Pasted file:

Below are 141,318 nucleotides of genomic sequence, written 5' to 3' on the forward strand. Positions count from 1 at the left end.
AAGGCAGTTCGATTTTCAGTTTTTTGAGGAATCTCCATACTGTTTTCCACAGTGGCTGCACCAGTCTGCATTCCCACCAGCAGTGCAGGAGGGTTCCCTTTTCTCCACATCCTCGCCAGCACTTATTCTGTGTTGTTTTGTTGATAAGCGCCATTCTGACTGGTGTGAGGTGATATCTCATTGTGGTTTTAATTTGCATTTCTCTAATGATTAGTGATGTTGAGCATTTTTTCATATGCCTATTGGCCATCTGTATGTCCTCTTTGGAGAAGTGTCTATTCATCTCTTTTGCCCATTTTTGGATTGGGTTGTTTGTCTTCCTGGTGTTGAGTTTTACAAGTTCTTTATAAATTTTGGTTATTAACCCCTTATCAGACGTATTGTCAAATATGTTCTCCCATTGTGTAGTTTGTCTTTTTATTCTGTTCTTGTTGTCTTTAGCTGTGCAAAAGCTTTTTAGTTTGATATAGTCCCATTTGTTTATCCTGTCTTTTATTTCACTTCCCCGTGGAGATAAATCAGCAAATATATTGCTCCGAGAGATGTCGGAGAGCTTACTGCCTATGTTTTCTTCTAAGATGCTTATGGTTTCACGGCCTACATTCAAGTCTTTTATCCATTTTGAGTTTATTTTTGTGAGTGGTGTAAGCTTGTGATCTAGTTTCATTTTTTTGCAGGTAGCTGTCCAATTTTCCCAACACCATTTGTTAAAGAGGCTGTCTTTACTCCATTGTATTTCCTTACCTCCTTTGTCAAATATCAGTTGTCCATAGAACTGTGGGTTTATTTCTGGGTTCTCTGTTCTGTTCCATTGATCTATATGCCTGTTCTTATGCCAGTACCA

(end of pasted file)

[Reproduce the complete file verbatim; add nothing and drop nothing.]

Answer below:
Below are 141,318 nucleotides of genomic sequence, written 5' to 3' on the forward strand. Positions count from 1 at the left end.
AAGGCAGTTCGATTTTCAGTTTTTTGAGGAATCTCCATACTGTTTTCCACAGTGGCTGCACCAGTCTGCATTCCCACCAGCAGTGCAGGAGGGTTCCCTTTTCTCCACATCCTCGCCAGCACTTATTCTGTGTTGTTTTGTTGATAAGCGCCATTCTGACTGGTGTGAGGTGATATCTCATTGTGGTTTTAATTTGCATTTCTCTAATGATTAGTGATGTTGAGCATTTTTTCATATGCCTATTGGCCATCTGTATGTCCTCTTTGGAGAAGTGTCTATTCATCTCTTTTGCCCATTTTTGGATTGGGTTGTTTGTCTTCCTGGTGTTGAGTTTTACAAGTTCTTTATAAATTTTGGTTATTAACCCCTTATCAGACGTATTGTCAAATATGTTCTCCCATTGTGTAGTTTGTCTTTTTATTCTGTTCTTGTTGTCTTTAGCTGTGCAAAAGCTTTTTAGTTTGATATAGTCCCATTTGTTTATCCTGTCTTTTATTTCACTTCCCCGTGGAGATAAATCAGCAAATATATTGCTCCGAGAGATGTCGGAGAGCTTACTGCCTATGTTTTCTTCTAAGATGCTTATGGTTTCACGGCCTACATTCAAGTCTTTTATCCATTTTGAGTTTATTTTTGTGAGTGGTGTAAGCTTGTGATCTAGTTTCATTTTTTTGCAGGTAGCTGTCCAATTTTCCCAACACCATTTGTTAAAGAGGCTGTCTTTACTCCATTGTATTTCCTTACCTCCTTTGTCAAATATCAGTTGTCCATAGAACTGTGGGTTTATTTCTGGGTTCTCTGTTCTGTTCCATTGATCTATATGCCTGTTCTTATGCCAGTACCA